The general theory includes the earlier special theory of relativity but goes on to explain accelerated frames of reference. Also, it extends the special theory by proposing a general theory of gravitation.
Einstein understands gravity as arising from a curvature of space and time. The general theory presents the universe as a four-dimensional space-time continuum. So the presence of mass ‘curves’ space so as to create the effect of gravity.
Perhaps even more radical, the special theory predicts that as objects move, time slows down. And the general theory predicts that gravity effects the passage of time. Both of these hypotheses have been supported by atomic clocks and GPS measurements.¹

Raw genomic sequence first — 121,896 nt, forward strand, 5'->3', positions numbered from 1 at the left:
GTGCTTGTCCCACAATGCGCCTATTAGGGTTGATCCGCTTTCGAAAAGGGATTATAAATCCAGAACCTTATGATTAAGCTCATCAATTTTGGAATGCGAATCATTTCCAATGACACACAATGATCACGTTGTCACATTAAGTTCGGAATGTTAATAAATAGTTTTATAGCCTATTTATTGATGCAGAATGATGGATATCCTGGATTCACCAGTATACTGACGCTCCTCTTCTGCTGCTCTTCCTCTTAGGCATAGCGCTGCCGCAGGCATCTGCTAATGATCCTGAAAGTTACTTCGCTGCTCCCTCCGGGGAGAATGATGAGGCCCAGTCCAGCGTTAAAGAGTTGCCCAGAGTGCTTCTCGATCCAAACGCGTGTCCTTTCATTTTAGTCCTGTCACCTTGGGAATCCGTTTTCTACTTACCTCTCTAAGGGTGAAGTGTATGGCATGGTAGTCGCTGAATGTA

So, quite unlike idle speculation and imaginary fantasies, Eisntein’s seemingly “weird” ideas are supported by empirical evidence. While other theories of gravitation exist, they tend to have much in common with Einstein’s.
- Top 100 Stories of 2011: #83: Gravity Probe B Gives Einstein an A (discovermagazine.com)
- New telescope array will capture the first-ever photograph of a black hole (dailymail.co.uk)
- The Einstein Theory of Relativity: a 1923 Silent Animated Film (singularityweblog.com)